Women love shoes. It's a cliche because it's so common. From Marie Antoinette to Imelda Marcos to Stacy London, women and their shoe collections have inhabited almost any available walk-in closet space for ages.
What about the gentlemen? Aren't they worthy of opulence and excitement from the ankle down? Fabulous over-the-top men's designs just don't get the same press! Well, that's going to change TODAY! Great men's kicks exist, factory and DIY.
First today, Margot's friend Judi sent us a couple shots of these incredible shoes she spied through an Australian store window. (Sorry, we don't remember which. If you know, please tell us!) They sure know how to do footwear down under!
Next we have a great example of gorgeous men's shoes from an fearlessly intrepid DIY genius, Ron (aka Ronnie), whose work we last published on this blog in November. Ron asked for a little how-to assistance about his creations. He was recreating a pair of oxfords for himself and was having a little trouble getting the paint to stay put in the creases when he walked.
Margot advised him on what could be causing this issue, like forgetting to prep before painting, painting very old, dry leather, painting very VERY soft kid-glove-type leather (which doesnt take paint well), or not allowing the paint to cure three days before wearing the shoes. (BTW- Prepping is MOST important. Do not skip this step!)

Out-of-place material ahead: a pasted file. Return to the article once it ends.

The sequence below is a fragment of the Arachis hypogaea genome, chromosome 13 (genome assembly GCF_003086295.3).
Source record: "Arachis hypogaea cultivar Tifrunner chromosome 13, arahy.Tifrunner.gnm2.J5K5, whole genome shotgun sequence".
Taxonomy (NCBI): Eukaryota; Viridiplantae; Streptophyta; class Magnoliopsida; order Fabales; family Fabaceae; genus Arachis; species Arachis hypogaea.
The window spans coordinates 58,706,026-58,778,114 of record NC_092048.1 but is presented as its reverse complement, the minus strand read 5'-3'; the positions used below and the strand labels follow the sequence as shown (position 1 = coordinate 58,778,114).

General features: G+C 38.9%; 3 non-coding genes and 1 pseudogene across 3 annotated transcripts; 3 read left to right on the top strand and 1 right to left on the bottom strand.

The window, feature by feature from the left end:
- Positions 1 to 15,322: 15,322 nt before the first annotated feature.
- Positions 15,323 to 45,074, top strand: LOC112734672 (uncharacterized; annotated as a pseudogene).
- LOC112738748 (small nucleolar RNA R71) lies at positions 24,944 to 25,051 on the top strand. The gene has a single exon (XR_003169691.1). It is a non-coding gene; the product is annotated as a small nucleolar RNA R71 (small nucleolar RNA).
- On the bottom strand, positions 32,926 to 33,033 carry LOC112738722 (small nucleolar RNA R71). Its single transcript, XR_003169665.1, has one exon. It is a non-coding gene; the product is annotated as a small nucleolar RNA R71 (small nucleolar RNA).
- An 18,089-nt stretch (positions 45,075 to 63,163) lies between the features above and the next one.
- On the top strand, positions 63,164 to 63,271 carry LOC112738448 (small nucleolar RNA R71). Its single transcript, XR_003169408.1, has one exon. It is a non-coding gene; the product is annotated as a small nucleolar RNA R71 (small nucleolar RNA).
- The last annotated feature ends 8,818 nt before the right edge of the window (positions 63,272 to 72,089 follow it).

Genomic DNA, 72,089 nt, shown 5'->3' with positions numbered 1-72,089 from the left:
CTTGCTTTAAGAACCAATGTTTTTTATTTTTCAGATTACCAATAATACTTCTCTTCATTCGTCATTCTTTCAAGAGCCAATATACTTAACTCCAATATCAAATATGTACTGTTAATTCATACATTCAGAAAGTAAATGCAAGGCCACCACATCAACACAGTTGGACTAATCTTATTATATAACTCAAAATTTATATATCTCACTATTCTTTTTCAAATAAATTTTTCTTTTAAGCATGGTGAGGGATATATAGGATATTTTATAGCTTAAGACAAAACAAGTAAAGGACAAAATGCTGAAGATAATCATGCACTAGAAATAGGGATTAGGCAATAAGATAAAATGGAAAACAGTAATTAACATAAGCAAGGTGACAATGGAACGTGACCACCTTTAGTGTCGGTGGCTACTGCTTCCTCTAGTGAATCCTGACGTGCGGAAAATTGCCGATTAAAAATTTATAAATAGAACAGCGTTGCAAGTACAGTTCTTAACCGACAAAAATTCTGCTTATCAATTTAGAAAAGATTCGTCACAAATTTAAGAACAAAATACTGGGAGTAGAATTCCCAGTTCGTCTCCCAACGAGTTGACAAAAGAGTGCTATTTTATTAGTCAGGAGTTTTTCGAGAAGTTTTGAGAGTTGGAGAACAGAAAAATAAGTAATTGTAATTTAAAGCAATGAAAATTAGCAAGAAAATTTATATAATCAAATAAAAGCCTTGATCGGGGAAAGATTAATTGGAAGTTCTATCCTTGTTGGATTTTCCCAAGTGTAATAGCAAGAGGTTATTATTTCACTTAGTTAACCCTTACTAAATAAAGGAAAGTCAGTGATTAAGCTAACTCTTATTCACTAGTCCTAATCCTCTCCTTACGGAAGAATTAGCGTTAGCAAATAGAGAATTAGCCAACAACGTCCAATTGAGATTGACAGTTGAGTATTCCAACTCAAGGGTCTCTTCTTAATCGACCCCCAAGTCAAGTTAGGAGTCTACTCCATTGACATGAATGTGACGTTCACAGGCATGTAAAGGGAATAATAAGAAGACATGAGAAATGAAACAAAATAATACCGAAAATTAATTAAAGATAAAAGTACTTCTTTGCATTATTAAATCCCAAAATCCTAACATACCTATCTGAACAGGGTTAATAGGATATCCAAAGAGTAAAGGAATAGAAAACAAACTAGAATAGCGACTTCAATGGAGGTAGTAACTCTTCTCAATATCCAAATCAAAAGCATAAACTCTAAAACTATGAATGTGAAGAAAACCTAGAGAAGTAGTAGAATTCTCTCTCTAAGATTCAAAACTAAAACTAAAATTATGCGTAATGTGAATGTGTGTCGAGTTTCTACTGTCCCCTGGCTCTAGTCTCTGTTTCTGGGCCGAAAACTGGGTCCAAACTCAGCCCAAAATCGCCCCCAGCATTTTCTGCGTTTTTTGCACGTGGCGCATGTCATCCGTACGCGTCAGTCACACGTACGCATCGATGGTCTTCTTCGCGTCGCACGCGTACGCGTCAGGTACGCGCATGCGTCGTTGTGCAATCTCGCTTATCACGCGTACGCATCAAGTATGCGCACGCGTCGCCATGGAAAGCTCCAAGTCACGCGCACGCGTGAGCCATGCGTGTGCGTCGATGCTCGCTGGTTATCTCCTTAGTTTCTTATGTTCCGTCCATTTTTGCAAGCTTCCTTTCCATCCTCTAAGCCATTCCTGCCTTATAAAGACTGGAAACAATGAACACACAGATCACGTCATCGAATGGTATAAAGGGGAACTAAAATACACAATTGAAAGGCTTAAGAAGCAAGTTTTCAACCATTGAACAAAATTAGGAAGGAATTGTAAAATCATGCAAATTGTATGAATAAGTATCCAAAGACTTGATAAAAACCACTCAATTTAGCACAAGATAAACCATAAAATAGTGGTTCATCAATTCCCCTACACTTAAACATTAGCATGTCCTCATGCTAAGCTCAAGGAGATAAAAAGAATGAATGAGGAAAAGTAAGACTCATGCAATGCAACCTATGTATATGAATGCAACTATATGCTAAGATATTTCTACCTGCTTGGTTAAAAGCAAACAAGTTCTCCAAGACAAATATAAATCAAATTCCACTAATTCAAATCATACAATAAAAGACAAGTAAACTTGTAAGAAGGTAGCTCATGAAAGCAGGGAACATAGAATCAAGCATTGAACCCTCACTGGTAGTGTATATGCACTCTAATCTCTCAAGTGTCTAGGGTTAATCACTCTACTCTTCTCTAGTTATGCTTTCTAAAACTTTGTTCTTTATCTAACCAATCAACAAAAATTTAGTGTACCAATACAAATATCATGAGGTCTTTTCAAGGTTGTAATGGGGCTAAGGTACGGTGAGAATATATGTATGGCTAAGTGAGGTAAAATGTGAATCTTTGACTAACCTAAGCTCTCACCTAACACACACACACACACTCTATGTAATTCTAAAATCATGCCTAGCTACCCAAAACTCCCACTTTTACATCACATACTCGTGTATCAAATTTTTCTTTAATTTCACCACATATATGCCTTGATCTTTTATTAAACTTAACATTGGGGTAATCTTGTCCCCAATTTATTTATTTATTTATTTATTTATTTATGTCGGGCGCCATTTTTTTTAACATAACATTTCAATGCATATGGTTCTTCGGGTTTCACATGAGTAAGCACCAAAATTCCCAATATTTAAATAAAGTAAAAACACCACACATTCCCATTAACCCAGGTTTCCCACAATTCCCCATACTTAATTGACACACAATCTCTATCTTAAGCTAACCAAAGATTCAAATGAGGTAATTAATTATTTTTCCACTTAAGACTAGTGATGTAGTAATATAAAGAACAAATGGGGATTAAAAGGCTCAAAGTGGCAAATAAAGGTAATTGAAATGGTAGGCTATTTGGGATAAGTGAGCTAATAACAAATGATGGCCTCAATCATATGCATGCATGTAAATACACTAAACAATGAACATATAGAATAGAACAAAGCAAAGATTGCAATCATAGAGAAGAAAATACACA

After this quick S.O.S. email with Margot, Ron finished the shoes and sent us fabulous photos of his shoes. They are slick! I think they belong in that display window in Australia, myself.
My goal was to make a streaked color scheme that looks like Arizona's Painted Desert. I've attached some pictures; you can let me know what you think. I have had a lot of very long conference calls to do lately, so I had the time to paint (and put studs in) an old pair of oxfords I haven't worn in a while.
I did all the studs myself, just going with every other hole in the configuration of the original shoe. The shoe originally looked like this. I'd say it was about 8 to 10 hours of work overall, where more than half of that was piercing the leather and fixing the studs. Probably took somewhere around three hours to do the paint (can't really say, I broke it up into a bunch of small intervals).